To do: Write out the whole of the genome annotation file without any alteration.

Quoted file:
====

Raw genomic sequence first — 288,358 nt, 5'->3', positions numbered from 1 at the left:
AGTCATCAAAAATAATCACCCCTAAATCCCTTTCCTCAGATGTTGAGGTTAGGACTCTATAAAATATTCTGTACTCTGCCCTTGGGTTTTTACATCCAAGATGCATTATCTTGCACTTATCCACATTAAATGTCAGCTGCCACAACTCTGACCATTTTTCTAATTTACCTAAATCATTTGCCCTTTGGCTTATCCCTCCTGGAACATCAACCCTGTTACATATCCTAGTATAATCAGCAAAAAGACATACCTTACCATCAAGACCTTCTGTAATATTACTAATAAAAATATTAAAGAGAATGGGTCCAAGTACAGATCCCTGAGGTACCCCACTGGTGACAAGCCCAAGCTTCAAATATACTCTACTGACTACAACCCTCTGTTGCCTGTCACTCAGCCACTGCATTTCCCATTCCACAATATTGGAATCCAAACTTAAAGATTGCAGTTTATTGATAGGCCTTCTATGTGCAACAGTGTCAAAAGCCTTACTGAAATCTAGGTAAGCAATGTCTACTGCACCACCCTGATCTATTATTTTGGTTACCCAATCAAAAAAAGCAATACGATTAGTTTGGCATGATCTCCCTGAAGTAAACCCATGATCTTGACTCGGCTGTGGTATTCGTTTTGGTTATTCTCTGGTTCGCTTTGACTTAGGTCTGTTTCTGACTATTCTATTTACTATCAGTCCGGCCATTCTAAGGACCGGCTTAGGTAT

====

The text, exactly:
Raw genomic sequence first — 288,358 nt, 5'->3', positions numbered from 1 at the left:
AGTCATCAAAAATAATCACCCCTAAATCCCTTTCCTCAGATGTTGAGGTTAGGACTCTATAAAATATTCTGTACTCTGCCCTTGGGTTTTTACATCCAAGATGCATTATCTTGCACTTATCCACATTAAATGTCAGCTGCCACAACTCTGACCATTTTTCTAATTTACCTAAATCATTTGCCCTTTGGCTTATCCCTCCTGGAACATCAACCCTGTTACATATCCTAGTATAATCAGCAAAAAGACATACCTTACCATCAAGACCTTCTGTAATATTACTAATAAAAATATTAAAGAGAATGGGTCCAAGTACAGATCCCTGAGGTACCCCACTGGTGACAAGCCCAAGCTTCAAATATACTCTACTGACTACAACCCTCTGTTGCCTGTCACTCAGCCACTGCATTTCCCATTCCACAATATTGGAATCCAAACTTAAAGATTGCAGTTTATTGATAGGCCTTCTATGTGCAACAGTGTCAAAAGCCTTACTGAAATCTAGGTAAGCAATGTCTACTGCACCACCCTGATCTATTATTTTGGTTACCCAATCAAAAAAAGCAATACGATTAGTTTGGCATGATCTCCCTGAAGTAAACCCATGATCTTGACTCGGCTGTGGTATTCGTTTTGGTTATTCTCTGGTTCGCTTTGACTTAGGTCTGTTTCTGACTATTCTATTTACTATCAGTCCGGCCATTCTAAGGACCGGCTTAGGTAT